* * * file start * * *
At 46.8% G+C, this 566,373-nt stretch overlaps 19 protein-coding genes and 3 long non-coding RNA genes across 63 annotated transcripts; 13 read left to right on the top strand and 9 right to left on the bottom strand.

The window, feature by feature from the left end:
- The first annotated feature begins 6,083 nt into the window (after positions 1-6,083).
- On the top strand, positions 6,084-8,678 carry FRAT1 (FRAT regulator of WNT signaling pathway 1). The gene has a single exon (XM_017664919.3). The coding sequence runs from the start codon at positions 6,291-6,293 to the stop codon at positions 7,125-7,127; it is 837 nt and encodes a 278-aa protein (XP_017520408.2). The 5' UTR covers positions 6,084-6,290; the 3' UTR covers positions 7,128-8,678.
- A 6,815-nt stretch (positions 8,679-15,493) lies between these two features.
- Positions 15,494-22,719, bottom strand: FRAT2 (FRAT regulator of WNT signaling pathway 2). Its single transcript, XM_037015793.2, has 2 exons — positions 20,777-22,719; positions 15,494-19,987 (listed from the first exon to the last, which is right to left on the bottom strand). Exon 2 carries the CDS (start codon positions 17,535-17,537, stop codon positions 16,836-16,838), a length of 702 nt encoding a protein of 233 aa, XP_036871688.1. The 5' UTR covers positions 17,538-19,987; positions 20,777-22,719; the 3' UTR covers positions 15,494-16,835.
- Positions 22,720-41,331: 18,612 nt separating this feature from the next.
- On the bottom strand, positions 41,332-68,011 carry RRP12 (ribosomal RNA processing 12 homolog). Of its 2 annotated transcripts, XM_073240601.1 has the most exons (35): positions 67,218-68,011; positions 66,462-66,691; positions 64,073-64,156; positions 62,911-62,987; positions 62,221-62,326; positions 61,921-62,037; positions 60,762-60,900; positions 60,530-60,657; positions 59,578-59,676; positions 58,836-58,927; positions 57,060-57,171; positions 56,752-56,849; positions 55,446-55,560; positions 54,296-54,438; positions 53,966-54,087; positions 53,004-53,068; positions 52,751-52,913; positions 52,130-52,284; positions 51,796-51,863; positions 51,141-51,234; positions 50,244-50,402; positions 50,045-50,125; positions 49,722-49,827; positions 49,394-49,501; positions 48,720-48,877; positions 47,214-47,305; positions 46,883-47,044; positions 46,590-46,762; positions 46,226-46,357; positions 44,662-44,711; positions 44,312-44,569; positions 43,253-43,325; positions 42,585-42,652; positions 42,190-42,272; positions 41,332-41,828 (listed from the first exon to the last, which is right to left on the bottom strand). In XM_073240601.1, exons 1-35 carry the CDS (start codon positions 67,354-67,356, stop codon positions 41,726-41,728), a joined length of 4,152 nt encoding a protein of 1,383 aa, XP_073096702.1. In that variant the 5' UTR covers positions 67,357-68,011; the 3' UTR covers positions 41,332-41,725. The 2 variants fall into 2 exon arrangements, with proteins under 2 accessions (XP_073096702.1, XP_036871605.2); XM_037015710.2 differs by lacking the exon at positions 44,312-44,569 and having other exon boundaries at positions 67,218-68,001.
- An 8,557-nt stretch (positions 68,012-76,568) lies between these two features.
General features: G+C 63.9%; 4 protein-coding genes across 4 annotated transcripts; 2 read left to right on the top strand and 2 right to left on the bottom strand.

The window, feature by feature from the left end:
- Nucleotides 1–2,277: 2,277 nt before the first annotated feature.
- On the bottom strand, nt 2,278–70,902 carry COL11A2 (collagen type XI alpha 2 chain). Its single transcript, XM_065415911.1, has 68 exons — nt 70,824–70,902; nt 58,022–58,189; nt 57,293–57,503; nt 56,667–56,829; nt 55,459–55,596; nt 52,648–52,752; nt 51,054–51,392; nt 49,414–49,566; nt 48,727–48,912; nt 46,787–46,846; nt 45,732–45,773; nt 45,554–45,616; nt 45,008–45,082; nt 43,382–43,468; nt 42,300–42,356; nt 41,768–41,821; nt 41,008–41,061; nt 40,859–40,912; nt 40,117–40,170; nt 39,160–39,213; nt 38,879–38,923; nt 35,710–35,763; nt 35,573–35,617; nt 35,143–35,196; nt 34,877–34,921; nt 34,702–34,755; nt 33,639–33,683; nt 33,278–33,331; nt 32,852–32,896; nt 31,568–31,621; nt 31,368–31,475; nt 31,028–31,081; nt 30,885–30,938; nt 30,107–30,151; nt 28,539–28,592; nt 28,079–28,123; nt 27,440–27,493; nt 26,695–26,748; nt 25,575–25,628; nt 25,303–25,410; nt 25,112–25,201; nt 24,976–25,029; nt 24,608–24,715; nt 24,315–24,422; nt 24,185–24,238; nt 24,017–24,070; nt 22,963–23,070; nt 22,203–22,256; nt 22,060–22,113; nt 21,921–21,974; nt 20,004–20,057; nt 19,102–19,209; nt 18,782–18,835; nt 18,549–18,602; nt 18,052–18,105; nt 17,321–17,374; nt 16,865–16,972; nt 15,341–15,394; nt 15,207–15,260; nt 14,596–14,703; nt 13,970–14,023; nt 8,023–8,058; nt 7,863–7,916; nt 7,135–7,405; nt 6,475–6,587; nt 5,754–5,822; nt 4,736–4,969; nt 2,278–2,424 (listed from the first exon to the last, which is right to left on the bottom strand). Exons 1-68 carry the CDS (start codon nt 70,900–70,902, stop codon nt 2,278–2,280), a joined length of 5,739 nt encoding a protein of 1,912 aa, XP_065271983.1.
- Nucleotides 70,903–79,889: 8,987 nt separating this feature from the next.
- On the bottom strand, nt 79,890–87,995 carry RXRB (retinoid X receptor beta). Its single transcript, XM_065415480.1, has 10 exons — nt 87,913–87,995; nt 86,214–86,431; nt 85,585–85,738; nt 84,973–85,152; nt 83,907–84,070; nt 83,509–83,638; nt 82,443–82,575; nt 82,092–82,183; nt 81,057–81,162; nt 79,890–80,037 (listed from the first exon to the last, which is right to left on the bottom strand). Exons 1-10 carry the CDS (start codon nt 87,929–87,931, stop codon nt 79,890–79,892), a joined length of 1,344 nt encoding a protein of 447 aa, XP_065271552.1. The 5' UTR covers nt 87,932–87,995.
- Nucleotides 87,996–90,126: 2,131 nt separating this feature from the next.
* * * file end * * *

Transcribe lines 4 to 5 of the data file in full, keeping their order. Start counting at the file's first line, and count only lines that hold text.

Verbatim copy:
- On the top strand, positions 6,084-8,678 carry FRAT1 (FRAT regulator of WNT signaling pathway 1). The gene has a single exon (XM_017664919.3). The coding sequence runs from the start codon at positions 6,291-6,293 to the stop codon at positions 7,125-7,127; it is 837 nt and encodes a 278-aa protein (XP_017520408.2). The 5' UTR covers positions 6,084-6,290; the 3' UTR covers positions 7,128-8,678.
- A 6,815-nt stretch (positions 8,679-15,493) lies between these two features.